Underneath the apparent messiness of forests lurk extraordinary regularities, governed by the biological mechanisms that drive universal forces of growth, death, and competition.
The dynamics of the neural activity of a mouse brain behave in a peculiar, unexpected way that can be theoretically modeled without any fine tuning, suggests a new paper by physicists at Emory University. Physical Review Letters published the research, which adds to the evidence that theoretical physics frameworks may aid in the understanding of large-scale brain activity.
Mathematicians and engineers at the University of Utah have teamed up to show how ultrasound waves can organize carbon particles in water into a sort of pattern that never repeats. The results, they say, could result in materials called "quasicrystals" with custom magnetic or electrical properties.
Researchers have found a way to use chaos to help develop digital fingerprints for electronic devices that may be unique enough to foil even the most sophisticated hackers. Just how unique are these fingerprints? The researchers believe it would take longer than the lifetime of the universe to test for every possible combination available.
A mathematical model, validated on a large dataset of U.S. political surveys, predicts that when two groups form, both want to exclude those in the middle.
Interdisciplinary research on frontal polymerization at the Beckman Institute leads to publication in the American Chemical Society's Central Science journal.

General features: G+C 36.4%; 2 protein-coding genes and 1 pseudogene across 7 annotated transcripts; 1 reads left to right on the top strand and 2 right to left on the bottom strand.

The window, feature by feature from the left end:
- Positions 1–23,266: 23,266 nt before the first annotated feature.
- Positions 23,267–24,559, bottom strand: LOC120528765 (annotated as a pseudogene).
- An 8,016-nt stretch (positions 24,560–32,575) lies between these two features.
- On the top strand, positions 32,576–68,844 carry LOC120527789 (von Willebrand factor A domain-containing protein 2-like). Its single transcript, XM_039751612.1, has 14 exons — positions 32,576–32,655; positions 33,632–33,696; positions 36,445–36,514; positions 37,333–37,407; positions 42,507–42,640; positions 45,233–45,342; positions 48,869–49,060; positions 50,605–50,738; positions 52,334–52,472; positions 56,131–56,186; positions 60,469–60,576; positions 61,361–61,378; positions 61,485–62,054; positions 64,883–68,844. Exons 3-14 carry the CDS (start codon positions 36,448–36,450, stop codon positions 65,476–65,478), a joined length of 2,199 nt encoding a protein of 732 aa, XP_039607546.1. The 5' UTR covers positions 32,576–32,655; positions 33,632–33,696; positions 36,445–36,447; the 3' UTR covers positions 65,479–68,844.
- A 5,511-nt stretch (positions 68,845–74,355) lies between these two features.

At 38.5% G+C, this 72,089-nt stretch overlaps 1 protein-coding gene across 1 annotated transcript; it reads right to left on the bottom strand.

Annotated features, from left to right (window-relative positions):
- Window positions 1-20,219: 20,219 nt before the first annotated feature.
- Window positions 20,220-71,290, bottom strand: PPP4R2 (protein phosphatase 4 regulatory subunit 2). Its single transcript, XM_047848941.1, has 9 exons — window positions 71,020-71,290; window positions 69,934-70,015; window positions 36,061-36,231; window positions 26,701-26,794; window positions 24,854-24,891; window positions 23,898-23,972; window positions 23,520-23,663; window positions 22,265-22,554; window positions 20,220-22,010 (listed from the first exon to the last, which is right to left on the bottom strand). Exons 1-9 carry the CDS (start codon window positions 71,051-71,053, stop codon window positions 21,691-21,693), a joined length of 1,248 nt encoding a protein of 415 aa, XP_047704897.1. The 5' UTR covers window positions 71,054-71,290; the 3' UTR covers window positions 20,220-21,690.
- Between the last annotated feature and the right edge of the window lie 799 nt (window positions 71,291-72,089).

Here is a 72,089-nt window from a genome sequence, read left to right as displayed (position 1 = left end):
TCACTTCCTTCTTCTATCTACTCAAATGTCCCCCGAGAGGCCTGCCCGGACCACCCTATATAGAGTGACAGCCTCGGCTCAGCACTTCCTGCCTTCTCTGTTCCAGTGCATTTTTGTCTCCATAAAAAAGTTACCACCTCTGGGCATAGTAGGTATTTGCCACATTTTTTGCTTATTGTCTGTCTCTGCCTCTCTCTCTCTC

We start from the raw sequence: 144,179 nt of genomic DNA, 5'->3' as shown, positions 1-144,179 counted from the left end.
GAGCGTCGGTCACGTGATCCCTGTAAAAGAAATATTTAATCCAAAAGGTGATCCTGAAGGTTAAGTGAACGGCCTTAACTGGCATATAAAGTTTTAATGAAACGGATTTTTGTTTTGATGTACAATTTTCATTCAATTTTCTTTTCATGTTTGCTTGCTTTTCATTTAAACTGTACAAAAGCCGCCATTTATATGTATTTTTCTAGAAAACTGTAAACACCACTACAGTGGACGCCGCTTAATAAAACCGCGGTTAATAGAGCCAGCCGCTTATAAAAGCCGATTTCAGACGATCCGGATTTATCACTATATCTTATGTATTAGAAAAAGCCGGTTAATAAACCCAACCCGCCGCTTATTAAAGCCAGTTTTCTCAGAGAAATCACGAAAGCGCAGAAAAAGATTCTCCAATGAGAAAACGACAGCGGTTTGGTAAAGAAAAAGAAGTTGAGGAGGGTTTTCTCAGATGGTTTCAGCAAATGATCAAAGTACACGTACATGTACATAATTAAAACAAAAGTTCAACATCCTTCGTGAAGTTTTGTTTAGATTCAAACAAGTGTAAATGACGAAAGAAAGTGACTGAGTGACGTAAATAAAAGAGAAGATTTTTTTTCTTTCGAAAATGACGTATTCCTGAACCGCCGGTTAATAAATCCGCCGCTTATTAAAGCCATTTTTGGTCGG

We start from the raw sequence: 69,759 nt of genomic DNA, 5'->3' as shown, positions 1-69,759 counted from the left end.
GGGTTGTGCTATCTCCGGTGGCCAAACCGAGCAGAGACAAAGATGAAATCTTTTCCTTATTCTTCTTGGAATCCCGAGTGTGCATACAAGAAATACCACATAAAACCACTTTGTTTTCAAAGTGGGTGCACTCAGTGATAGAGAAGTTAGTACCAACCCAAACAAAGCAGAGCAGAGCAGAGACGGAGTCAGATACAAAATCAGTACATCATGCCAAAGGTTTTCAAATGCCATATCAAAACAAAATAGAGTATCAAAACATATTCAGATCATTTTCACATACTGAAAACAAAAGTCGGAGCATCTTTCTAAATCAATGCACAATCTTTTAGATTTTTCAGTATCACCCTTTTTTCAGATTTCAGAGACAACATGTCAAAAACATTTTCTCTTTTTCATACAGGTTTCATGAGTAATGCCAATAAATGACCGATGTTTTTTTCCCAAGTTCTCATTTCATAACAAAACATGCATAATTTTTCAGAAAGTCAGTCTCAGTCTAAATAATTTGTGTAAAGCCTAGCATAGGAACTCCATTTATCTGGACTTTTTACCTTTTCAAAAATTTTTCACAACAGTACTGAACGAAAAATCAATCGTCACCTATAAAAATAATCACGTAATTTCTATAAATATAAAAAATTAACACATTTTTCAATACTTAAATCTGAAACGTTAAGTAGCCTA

Large-scale analysis of pedestrian data from three European cities examines how building density and street design influence pedestrian behavior.
Nanobiotechnologists at Harvard's Wyss Institute for Biologically Inspired Engineering and the Dana-Farber Cancer Institute have devised a programmable DNA self-assembly strategy that solves the key challenge of robust nucleation control and paves the way for applications such as ultrasensitive diagnostic biomarker detection and scalable fabrication of micrometer-sized structures with nanometer-sized features.
Tokyo, Japan - Researchers from Tokyo Metropolitan University have devised and implemented a simplified algorithm for turning freely drawn lines into holograms on a standard desktop CPU. They dramatically cut down the computational cost and power consumption of algorithms that require dedicated hardware. It is fast enough to convert writing into lines in real-time, and makes crisp, clear images that meet industry standards. Potential applications include hand-written remote instructions superimposed on landscapes and workbenches.
IIASA researchers worked with local stakeholders from the East African Community to explore and co-develop regional water scenarios that can enhance understanding of the up- and downstream water sector interactions in the extended Lake Victoria Basin to facilitate rational water resource planning.